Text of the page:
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Giger Metal Vol. 2 - 83%

RondofedoR, May 4th, 2014

Eparistera Daimones, the 2010 debut from the Tom Fischer-spearheaded Triptykon, provided the masses with a memorable invitation to a grim shock-and-awe experience. It not only reinforced the legend of Fischer/Warrior/Satanic Slaughter, violently reigniting his career, but Eparistera Daimones loomed as a unique genre entry, prompting fans of all sorts to include it in their end-of-year lists. 2014 hears the return of Triptykon with Melana Chasmata (Greek for ‘black chasms’), a follow-up blitzkrieg that loses the initial shock while amplifying every bit of awesome.

The first cut, “Tree of Suffocating Souls,” reintroduces Triptykon’s beastly guitar tone. Mixed with the album’s formidable rhythm section, the guitars smack with a blunted steel wallop and pay heed to character with an oddly mechanized sound, dragging them across sections of brutish chugging and fanciful scenes of distortion and ghostly solo-work.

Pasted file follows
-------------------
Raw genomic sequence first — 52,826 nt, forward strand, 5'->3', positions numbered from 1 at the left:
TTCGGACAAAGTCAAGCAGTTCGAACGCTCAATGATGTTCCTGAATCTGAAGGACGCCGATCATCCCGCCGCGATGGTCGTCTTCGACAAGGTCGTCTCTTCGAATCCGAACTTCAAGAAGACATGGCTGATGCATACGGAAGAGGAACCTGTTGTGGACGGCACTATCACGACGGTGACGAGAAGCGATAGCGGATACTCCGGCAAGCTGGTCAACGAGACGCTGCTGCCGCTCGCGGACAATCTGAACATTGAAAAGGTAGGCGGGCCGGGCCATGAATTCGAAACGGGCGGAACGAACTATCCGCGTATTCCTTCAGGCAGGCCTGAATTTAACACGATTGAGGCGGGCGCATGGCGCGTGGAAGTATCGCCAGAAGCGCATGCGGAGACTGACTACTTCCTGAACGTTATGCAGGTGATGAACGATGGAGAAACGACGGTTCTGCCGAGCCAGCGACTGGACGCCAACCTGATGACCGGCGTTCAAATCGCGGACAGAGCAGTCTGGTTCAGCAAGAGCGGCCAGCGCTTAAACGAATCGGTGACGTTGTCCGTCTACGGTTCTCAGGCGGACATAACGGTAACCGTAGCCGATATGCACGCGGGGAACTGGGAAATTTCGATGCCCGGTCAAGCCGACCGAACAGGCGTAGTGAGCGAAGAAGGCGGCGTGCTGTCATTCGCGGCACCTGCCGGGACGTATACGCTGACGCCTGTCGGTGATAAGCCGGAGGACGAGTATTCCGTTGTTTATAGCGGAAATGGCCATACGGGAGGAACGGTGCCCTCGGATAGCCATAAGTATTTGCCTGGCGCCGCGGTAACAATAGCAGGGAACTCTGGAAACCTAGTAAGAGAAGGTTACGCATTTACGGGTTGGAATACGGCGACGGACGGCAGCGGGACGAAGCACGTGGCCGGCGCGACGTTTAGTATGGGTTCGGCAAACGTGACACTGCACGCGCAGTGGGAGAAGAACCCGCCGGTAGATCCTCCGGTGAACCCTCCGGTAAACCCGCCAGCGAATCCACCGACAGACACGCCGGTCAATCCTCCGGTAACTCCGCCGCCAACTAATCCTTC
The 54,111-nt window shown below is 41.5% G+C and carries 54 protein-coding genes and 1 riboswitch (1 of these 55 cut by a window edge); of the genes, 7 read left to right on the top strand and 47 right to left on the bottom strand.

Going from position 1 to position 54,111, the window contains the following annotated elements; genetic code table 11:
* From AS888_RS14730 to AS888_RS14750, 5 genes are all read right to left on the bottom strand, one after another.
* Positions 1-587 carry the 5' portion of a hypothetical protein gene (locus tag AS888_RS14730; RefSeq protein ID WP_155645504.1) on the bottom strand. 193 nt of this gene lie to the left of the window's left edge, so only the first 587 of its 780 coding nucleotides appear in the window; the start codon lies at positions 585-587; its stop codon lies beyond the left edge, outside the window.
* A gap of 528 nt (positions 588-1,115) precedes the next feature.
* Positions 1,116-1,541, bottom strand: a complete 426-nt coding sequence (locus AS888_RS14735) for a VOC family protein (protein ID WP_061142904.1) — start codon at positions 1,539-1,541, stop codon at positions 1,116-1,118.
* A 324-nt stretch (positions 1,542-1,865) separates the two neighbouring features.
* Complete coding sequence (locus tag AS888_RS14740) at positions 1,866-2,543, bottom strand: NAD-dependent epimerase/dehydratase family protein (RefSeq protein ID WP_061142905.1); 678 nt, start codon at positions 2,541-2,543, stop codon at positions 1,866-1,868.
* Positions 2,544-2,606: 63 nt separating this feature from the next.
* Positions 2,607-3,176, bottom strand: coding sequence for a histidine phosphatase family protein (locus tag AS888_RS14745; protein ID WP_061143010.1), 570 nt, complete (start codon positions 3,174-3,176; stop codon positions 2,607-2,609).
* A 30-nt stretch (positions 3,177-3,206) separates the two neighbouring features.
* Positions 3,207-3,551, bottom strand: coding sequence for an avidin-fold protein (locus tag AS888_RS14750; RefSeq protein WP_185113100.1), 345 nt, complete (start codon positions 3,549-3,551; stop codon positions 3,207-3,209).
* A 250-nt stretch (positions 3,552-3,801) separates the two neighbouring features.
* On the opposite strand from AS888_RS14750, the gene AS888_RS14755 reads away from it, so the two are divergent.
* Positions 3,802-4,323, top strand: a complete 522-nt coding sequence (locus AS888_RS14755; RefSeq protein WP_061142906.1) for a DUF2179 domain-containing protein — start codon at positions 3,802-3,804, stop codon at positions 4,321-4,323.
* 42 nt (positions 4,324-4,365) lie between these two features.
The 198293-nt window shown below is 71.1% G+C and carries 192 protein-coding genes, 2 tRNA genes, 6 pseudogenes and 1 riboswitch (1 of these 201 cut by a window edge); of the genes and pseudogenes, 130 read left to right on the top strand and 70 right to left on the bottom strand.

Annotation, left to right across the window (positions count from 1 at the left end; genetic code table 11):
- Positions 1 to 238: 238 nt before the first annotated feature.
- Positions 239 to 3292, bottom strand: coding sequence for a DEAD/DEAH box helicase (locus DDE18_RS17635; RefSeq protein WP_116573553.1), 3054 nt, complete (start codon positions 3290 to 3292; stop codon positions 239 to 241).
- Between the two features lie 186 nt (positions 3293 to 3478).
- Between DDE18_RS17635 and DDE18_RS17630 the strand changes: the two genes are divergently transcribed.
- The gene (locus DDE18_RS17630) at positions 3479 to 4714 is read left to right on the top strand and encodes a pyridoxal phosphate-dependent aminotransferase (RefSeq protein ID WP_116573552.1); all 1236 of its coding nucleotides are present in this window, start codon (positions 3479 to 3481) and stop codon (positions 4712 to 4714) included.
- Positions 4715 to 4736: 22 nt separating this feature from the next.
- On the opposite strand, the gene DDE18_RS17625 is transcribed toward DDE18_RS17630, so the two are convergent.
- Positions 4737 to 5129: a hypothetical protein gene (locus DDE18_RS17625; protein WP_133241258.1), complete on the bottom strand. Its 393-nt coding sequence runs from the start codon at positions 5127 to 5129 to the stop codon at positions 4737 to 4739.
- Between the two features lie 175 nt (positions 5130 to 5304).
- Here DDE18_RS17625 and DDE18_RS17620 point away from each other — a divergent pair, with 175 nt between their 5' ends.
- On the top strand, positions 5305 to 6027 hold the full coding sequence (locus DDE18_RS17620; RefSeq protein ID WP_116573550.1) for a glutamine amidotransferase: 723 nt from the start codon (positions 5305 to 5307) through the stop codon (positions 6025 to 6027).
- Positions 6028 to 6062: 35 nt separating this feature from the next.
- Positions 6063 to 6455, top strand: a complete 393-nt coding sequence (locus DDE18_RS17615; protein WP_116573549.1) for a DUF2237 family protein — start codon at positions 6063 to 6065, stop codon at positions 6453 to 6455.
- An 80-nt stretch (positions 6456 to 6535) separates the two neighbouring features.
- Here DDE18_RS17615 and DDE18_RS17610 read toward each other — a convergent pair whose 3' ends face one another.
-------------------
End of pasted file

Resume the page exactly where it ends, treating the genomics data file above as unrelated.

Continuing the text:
Oft-coined as blackened doom, Triptykon have wandered further away from the onyx gate and deeper into the pits of a death-doom hybrid, albeit hardly a strict one as genres as diverse as gothic, thrash, and nu-metal (“Breathing”) are here to cast their shadows. The atmosphere is nothing to balk at as there is a palpable dread hovering over the premises, and while the occasional trem-line or shrill cry backs the black, the dominant sensations of futility and fury, not to mention the album’s trudging tempo, coat Melana Chasmata in a cloak of sodden doom.

Aside from the record’s bestial temperament and its quasi-Asphyx/Bolt Thrower-addled rampage, Melana Chasmata’s greatest feat is it’s layering of riffs and progression. Executed with the precision of a headsman, a track like “Aurorae” moves in with the grave haste of storm clouds, rolling with terrible thunder before letting loose its sheets of onyx hail or, if you will, “Black Snow,” the record’s unfeigned monolith and a dirge of unscalable density built by the legion duo of rhythmists Vanja Šlajh (bass) and Norman Lonhard (drums/percussion).

Admirers of Triptykon’s use of haunting female-sung passages should enjoy “Boleskin House” and the closer “Waiting,” while seekers of a more extreme fair should test the ice on “Altar of Deceit” or “In the Sleep of Death,” the latter featuring some of Fischer’s most exacting vocals in years. Filtered with hallucinatory programming effects and a crevasse-deep inclination for titanic riffs, the compass of Melana Chasmata is indeed broad and broadly eclectic. It doesn’t entrance as much as its predecessor, but it hits much, much harder. A most welcome return by some of dark metal’s darkest.

Written for The Metal Observer